The company sales team remains an integral part of the R&D process, bringing the customers’ projects and ideas to the drawing table. To this, Fujiwara says, “They see what the customers are looking to do. We could also have an idea that enhances a concept to make a better product. The one thing that’s unique about us is that a lot of our partners are billion-dollar companies. We’re not near that size. Yet they treat us as partners as they want to distribute our products for their customers as well.

“The offshore competition forces us to constantly bring out new products and to innovate. The key in our business is that if we don’t keep up with technology, we will be passed by quickly. We’ve decided where we’re going to be working is with our proprietary products and expanding that. Some of these products evolve into new products, allowing for further growth.”

“Competing against offshore is the tough part,” adds Van Der Giessen. “We compete by essentially not competing. We have customers who need specific solutions for specific needs. The general run-of-the-mill commodity product that they can get offshore won’t meet their requirements. There are some fairly complex assemblies where fibers are terminated on one side of the cable and there might be several different drops on the other side. There might be specific customization that the customer wants, that’s nearly impossible for an offshore customer to create and ship when the customer needs it.”

Recent Projects

The company developed its GatorPatch for the ITS industry (Intelligent Traffic Systems), which is becoming more prominent, with many opportunities worldwide (cities, municipalities and states) to design and build traffic control systems – control traffic lights, take pictures, count cars, and even provide emergency services through the network.

“The Gator Patch fits perfectly into that application. We have spec positions in several municipalities in Canada, and about 15 to 20 DOTs (Departments of Transportation) in the U.S. This is a big portion of our business. Our Newer version is also suitable for outdoor installations and is being used by the cell carriers to distribute communication signals, and we have been involved in several big projects over the past few years deploying the 3G and LTE networks,” says Van Der Giessen.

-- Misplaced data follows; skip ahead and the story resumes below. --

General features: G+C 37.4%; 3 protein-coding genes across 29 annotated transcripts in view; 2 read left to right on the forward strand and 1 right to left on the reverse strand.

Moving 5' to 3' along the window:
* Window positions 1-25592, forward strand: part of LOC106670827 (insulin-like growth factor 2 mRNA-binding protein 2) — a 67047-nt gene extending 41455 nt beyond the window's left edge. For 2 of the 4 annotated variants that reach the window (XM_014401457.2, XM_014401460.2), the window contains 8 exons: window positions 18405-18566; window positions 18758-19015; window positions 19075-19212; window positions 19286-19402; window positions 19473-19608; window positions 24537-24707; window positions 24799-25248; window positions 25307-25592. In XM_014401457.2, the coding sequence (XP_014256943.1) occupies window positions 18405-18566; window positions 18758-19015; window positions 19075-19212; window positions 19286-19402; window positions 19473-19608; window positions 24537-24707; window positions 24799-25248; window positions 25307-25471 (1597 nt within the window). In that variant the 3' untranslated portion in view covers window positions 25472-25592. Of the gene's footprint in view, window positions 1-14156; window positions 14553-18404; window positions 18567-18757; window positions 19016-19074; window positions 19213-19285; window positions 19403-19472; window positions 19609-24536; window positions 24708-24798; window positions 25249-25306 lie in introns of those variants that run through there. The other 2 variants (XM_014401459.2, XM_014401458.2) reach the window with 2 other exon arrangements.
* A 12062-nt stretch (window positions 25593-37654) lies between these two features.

GatorLink is the latest product that ran through the company’s R&D mill. This fiber/copper media converter carries active electronics, and it converts fiber-optic signal to a copper signal at all industry speeds while injecting Power over Ethernet to both communicate with and power network devices.

Web Bots

Our imagination is the key to our future. For example, we see a need for a Web Bot. This is a universal network device that can be plugged to the network at any location, and allows the user monitor and control actions and information. With its own web server, the product is a network entity in itself. “You could go anywhere in the world and connect to it and it can do things for you. Our concept is to develop this core product with a number of generic and custom input-output devices. It could monitor temperature, it could measure pressure. It could activate a security lock on a door. It could turn on and off stoplights. It could sniff for explosive materials ­– it could provide any interface to any sensing and activation devices people want from any location. It would be designed specifically to be used on a fiber or copper link. It would allow you to configure it for whatever job you want it to do. It’s currently in the IP protection and conceptual stage. We’re looking into typical applications and outlining design plans,” says Slater.

At the heart of Fiber Connections Inc., the business success remains directly connected to business agility, and the expertise the company engineering team can provide to clients in the market overrun by cheap offshore commodity. The company is able to change its approaches and adjust its products just as fast as the customers change their ideas and requirements, and provide efficient solutions to constant influx of technological challenges. “The core of our business is that we always want to try to sell a solution, not just product,” concludes Fujiwara.